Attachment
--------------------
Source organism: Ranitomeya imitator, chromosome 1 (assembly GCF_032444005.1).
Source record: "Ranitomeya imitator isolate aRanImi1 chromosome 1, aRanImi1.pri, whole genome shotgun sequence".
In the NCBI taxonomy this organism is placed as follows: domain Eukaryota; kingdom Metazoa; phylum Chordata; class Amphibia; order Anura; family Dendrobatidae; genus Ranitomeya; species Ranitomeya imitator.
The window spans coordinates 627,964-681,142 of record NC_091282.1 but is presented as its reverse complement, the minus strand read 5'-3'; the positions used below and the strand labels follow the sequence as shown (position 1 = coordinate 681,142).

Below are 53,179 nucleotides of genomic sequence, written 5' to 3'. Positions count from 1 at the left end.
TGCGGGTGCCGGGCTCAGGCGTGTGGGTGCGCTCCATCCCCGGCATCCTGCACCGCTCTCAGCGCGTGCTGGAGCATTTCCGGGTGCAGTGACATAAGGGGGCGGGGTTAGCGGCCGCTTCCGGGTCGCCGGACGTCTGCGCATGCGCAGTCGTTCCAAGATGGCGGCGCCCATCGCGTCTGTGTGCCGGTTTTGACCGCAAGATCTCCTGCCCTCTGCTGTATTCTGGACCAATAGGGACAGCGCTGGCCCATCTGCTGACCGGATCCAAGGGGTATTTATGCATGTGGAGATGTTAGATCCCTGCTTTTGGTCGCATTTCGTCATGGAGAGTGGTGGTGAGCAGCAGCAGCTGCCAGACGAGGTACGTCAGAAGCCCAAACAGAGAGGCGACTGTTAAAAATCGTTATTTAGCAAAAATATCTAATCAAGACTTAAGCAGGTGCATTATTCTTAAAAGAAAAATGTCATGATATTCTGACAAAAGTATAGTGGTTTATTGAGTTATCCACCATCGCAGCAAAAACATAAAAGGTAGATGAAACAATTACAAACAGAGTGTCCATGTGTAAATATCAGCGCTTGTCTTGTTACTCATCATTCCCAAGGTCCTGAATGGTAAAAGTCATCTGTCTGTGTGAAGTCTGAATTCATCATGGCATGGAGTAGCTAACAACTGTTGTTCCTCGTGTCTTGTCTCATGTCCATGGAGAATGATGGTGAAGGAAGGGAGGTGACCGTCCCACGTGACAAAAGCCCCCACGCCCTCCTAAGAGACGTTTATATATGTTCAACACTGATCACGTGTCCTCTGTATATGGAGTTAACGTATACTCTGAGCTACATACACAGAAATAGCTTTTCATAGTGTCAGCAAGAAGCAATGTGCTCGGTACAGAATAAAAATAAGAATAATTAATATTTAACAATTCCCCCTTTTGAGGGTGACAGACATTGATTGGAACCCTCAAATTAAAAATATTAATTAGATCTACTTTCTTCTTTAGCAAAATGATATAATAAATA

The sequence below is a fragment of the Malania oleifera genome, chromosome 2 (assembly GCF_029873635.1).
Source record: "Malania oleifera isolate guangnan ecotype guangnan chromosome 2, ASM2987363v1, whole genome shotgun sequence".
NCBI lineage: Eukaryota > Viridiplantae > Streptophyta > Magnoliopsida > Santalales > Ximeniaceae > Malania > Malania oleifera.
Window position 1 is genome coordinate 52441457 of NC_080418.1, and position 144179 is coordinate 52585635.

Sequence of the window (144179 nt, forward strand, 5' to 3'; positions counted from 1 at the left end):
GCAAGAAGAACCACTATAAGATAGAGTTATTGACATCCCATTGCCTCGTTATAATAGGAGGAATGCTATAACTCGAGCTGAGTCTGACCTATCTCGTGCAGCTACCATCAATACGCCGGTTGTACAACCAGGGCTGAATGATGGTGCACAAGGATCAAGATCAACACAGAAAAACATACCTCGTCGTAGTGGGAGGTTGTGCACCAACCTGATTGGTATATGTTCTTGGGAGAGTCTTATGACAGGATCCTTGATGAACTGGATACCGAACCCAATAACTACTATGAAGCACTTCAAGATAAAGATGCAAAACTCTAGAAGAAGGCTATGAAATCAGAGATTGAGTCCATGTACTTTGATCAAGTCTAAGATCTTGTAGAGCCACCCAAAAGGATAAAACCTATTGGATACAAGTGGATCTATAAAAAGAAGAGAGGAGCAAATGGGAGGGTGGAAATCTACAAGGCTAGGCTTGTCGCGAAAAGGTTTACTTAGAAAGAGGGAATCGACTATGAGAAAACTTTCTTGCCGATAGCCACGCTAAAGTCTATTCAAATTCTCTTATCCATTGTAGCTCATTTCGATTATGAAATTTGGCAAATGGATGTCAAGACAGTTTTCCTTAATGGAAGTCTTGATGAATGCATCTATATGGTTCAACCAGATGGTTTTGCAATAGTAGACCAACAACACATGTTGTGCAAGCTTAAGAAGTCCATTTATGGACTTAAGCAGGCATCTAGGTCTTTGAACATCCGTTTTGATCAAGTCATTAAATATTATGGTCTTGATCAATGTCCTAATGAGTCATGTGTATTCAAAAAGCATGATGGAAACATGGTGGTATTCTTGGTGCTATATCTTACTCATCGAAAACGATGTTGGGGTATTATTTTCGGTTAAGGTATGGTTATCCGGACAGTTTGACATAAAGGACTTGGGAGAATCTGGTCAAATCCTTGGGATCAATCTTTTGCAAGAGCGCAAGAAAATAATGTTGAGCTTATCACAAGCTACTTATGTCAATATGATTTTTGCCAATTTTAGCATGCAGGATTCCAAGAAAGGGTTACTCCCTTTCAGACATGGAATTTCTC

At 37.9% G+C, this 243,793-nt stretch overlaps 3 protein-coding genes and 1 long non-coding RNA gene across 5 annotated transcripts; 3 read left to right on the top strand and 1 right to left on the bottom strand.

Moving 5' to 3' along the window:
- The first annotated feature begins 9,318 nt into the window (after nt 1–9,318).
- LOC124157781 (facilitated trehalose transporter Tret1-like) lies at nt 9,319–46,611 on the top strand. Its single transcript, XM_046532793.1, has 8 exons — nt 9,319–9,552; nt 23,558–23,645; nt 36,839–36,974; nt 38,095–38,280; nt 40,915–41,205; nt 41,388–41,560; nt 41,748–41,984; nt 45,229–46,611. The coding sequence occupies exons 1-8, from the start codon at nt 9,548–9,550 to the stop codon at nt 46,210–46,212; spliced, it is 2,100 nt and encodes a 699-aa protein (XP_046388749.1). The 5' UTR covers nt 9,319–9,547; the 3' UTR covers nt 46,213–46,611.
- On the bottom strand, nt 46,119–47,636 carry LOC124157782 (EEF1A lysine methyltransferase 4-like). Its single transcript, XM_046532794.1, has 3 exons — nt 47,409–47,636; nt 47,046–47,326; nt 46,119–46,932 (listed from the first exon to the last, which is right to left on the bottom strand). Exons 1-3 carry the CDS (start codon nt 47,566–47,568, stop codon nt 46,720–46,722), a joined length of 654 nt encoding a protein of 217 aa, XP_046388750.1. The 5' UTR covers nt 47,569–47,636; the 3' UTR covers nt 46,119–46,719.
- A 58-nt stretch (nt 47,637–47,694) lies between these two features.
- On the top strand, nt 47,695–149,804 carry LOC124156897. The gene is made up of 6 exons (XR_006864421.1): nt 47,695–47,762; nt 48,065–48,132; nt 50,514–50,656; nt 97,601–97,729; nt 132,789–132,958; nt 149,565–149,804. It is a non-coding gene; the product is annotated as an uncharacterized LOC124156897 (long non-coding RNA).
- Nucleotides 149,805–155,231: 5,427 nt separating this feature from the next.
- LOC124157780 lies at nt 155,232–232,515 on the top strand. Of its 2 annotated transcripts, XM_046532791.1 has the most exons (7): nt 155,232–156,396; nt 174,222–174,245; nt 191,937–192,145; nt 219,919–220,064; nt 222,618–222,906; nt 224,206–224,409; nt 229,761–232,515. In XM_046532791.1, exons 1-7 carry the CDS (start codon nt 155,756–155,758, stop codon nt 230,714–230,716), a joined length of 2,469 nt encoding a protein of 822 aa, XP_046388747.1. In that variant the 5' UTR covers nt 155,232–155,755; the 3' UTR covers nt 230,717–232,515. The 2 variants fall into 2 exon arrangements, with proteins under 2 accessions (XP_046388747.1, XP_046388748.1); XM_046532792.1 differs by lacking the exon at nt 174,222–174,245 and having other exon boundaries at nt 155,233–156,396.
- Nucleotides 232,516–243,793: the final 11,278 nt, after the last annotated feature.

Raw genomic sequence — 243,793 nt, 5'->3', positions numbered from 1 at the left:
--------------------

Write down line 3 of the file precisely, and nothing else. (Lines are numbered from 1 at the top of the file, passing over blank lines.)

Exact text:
In the NCBI taxonomy this organism is placed as follows: domain Eukaryota; kingdom Metazoa; phylum Chordata; class Amphibia; order Anura; family Dendrobatidae; genus Ranitomeya; species Ranitomeya imitator.